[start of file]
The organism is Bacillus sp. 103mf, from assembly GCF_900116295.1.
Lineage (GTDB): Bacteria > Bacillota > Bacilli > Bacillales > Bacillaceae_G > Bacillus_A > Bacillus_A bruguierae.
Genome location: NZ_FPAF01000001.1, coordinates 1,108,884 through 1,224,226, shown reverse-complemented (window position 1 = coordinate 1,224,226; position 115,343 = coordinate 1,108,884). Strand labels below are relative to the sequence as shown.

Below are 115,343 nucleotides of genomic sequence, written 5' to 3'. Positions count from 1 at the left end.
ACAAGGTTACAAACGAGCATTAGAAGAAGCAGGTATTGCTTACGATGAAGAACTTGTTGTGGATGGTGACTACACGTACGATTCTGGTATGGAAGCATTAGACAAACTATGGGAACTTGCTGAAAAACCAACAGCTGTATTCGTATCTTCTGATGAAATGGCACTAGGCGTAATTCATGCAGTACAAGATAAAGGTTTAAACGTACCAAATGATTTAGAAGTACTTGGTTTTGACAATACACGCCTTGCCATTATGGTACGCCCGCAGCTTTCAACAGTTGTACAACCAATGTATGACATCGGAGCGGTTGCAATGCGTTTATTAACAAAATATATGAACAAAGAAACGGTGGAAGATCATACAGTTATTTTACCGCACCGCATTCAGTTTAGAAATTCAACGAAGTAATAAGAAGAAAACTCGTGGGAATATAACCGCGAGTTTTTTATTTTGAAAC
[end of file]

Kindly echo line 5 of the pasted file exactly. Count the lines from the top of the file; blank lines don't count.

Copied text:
ACAAGGTTACAAACGAGCATTAGAAGAAGCAGGTATTGCTTACGATGAAGAACTTGTTGTGGATGGTGACTACACGTACGATTCTGGTATGGAAGCATTAGACAAACTATGGGAACTTGCTGAAAAACCAACAGCTGTATTCGTATCTTCTGATGAAATGGCACTAGGCGTAATTCATGCAGTACAAGATAAAGGTTTAAACGTACCAAATGATTTAGAAGTACTTGGTTTTGACAATACACGCCTTGCCATTATGGTACGCCCGCAGCTTTCAACAGTTGTACAACCAATGTATGACATCGGAGCGGTTGCAATGCGTTTATTAACAAAATATATGAACAAAGAAACGGTGGAAGATCATACAGTTATTTTACCGCACCGCATTCAGTTTAGAAATTCAACGAAGTAATAAGAAGAAAACTCGTGGGAATATAACCGCGAGTTTTTTATTTTGAAAC